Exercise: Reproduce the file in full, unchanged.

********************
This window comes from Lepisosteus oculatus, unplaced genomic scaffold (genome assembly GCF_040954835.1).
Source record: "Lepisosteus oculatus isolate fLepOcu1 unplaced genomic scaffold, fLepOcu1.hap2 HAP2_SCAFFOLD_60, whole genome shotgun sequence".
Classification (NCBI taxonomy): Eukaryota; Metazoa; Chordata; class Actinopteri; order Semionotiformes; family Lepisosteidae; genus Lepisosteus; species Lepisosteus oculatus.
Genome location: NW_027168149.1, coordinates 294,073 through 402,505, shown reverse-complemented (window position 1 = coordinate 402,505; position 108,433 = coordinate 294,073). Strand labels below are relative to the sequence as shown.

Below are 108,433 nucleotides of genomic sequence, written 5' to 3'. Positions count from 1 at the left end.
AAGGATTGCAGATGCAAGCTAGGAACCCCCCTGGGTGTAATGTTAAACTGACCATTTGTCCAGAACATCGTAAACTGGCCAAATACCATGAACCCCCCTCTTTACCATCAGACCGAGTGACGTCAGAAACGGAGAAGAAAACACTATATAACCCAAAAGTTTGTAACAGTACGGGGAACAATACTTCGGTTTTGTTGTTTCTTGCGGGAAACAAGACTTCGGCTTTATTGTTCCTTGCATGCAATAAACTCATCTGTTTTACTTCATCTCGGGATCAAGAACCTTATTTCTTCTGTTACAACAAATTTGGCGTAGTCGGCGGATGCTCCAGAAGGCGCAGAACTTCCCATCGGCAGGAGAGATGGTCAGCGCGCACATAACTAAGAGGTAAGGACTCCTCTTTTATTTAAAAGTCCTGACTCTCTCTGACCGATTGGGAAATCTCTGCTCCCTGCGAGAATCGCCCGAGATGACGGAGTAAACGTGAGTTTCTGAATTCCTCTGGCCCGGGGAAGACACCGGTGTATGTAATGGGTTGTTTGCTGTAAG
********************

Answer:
This window comes from Lepisosteus oculatus, unplaced genomic scaffold (genome assembly GCF_040954835.1).
Source record: "Lepisosteus oculatus isolate fLepOcu1 unplaced genomic scaffold, fLepOcu1.hap2 HAP2_SCAFFOLD_60, whole genome shotgun sequence".
Classification (NCBI taxonomy): Eukaryota; Metazoa; Chordata; class Actinopteri; order Semionotiformes; family Lepisosteidae; genus Lepisosteus; species Lepisosteus oculatus.
Genome location: NW_027168149.1, coordinates 294,073 through 402,505, shown reverse-complemented (window position 1 = coordinate 402,505; position 108,433 = coordinate 294,073). Strand labels below are relative to the sequence as shown.

Below are 108,433 nucleotides of genomic sequence, written 5' to 3'. Positions count from 1 at the left end.
AAGGATTGCAGATGCAAGCTAGGAACCCCCCTGGGTGTAATGTTAAACTGACCATTTGTCCAGAACATCGTAAACTGGCCAAATACCATGAACCCCCCTCTTTACCATCAGACCGAGTGACGTCAGAAACGGAGAAGAAAACACTATATAACCCAAAAGTTTGTAACAGTACGGGGAACAATACTTCGGTTTTGTTGTTTCTTGCGGGAAACAAGACTTCGGCTTTATTGTTCCTTGCATGCAATAAACTCATCTGTTTTACTTCATCTCGGGATCAAGAACCTTATTTCTTCTGTTACAACAAATTTGGCGTAGTCGGCGGATGCTCCAGAAGGCGCAGAACTTCCCATCGGCAGGAGAGATGGTCAGCGCGCACATAACTAAGAGGTAAGGACTCCTCTTTTATTTAAAAGTCCTGACTCTCTCTGACCGATTGGGAAATCTCTGCTCCCTGCGAGAATCGCCCGAGATGACGGAGTAAACGTGAGTTTCTGAATTCCTCTGGCCCGGGGAAGACACCGGTGTATGTAATGGGTTGTTTGCTGTAAG